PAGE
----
Giving back to the local community
“One of the first outcomes that arose from the construction of this Siemens Gamesa plant was the direct and indirect generation of jobs, in addition to a rise in the population's income. The growth in the purchasing capacity of each citizen employed by the company naturally led to increased consumption and the city of Camaçari, in turn, could push back the gains to the community," says Marcos da Conceição Santos, a turbine fitter who has worked at Siemens Gamesa for the last seven years. Mirroring Marcos' sentiments is Elinaldo Araújo, the current mayor of Camaçari. Elinaldo has been in office since 2017 and has witnessed the many benefits that Siemens Gamesa’s plant brought to the local community.
Many turbine models were assembled in Camaçari
“We are proud to have Siemens Gamesa’s plant in Camaçari," he says. "The company is of fundamental importance to the economy of our city, since it employs hundreds of people directly, in addition to generating many indirect jobs. But we are also talking about a company in the field of clean, renewable energies, which undoubtedly represents the future of the global energy sector. Siemens Gamesa is a company that has social and environmental responsibility, which for us is very significant”.

Marcos continues, "It is important to add that Siemens Gamesa is committed to the training and qualification of the workforce. Through these trainings, we not only expand our knowledge in our area of expertise, but we can also apply much of what we learn to our daily lives."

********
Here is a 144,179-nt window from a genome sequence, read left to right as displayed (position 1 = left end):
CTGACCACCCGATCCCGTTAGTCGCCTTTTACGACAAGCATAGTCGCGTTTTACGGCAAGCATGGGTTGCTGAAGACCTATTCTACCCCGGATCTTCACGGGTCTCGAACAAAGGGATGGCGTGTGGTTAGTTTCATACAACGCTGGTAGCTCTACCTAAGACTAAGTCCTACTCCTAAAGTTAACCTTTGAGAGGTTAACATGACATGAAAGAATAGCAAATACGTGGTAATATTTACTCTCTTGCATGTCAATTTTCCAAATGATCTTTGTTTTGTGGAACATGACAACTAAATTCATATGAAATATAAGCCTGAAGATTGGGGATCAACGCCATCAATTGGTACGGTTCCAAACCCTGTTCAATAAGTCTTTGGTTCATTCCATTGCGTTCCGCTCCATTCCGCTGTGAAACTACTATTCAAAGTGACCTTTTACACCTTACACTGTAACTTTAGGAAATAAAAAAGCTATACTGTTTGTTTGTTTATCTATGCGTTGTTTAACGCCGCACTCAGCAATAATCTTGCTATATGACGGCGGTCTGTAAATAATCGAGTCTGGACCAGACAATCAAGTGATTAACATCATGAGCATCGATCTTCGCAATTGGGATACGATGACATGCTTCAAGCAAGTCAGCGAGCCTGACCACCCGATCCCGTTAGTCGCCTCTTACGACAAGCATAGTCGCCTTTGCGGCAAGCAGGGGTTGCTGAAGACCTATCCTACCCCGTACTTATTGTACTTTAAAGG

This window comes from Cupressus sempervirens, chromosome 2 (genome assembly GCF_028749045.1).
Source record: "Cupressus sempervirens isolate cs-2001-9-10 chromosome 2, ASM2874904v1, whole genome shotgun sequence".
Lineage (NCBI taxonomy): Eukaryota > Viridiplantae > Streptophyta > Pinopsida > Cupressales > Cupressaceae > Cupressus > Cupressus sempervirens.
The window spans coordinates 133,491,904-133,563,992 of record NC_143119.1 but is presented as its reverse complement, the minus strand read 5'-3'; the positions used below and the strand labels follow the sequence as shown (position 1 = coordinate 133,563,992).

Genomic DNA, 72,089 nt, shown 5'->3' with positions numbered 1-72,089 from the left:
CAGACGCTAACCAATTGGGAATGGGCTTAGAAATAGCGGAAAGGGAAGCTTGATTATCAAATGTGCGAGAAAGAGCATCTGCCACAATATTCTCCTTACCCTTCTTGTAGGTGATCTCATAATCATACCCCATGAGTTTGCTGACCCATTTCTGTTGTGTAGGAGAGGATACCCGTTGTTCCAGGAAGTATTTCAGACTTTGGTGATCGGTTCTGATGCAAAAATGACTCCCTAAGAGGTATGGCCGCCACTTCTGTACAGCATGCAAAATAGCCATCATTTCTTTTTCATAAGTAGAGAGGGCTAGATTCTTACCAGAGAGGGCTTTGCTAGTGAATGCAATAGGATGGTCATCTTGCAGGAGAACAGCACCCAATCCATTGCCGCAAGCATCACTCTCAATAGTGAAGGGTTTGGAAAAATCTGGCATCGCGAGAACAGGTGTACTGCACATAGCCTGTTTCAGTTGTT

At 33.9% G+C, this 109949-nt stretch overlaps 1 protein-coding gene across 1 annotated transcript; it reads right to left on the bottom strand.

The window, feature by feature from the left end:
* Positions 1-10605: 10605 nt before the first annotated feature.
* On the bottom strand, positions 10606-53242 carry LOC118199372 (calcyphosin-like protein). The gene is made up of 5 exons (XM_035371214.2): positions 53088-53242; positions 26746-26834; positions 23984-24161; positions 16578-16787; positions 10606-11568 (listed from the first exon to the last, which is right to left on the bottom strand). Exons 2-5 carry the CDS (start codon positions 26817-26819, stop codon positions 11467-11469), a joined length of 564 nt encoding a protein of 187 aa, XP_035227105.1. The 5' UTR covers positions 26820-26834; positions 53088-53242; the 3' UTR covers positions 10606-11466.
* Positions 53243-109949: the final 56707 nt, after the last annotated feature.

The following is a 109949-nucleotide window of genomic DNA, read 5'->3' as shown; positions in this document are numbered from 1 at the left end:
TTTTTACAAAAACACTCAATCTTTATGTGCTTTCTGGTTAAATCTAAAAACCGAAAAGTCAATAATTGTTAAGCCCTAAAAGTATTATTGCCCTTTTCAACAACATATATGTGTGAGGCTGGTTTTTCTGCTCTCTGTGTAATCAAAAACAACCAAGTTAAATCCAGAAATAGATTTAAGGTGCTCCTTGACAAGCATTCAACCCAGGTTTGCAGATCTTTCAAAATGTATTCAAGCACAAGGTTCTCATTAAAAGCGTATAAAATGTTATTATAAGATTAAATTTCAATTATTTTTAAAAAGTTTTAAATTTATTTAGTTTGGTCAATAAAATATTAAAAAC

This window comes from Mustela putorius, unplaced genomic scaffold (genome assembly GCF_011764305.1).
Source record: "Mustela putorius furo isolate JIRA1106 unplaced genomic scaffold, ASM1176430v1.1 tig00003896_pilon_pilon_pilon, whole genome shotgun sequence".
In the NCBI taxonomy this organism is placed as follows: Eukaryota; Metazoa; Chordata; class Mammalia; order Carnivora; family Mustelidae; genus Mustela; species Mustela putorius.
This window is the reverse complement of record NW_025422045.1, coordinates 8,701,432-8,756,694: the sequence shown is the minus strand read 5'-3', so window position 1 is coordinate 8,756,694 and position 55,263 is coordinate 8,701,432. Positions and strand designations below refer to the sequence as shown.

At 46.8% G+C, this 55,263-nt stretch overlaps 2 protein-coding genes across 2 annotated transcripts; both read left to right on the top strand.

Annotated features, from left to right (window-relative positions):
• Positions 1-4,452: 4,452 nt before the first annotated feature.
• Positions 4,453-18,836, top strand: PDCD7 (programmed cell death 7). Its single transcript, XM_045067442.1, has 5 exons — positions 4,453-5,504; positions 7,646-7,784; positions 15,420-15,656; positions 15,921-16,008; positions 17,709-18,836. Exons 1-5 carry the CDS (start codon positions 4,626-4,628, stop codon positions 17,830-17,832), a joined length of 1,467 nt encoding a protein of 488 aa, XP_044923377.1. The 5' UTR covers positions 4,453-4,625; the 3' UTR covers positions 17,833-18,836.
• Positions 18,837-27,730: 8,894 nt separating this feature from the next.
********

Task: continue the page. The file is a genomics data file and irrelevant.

A little more than five years ago, the plant in Camaçari opened an in-house training centre where qualified employees are selected to share knowledge with the rest of the team. Before the pandemic, even customers could send their employees from the wind farms to travel to Camaçari to receive training.

Marcos sums it up eloquently when he explains how Siemens Gamesa is dedicated to collaborating with the local population, "The company has had a significant social impact on Camaçari through the years and the recent pandemic was no exception either. Siemens Gamesa promoted solidarity campaigns to help people and communities in vulnerable situations – through donating food, clothing, hygiene items, and various other commodities.”
In the last few years, Siemens Gamesa’s Social Commitment team promoted different social campaigns with the aim to eradicate poverty and promote education in the region. The most recent campaign encouraged employees to donate different books to promote diversity in the community.

After its first turbine was installed in 2012, in Inveravante’s wind park Dunas de Paracuru in Ceará, Siemens Gamesa has been an important player in the Brazilian wind energy market. Since then, the company has installed more than 1,800 turbines that generate 3.9 GW, making up for around 21% of the Brazilian market share in seven states.


Further information about data protection can be found in our privacy policy.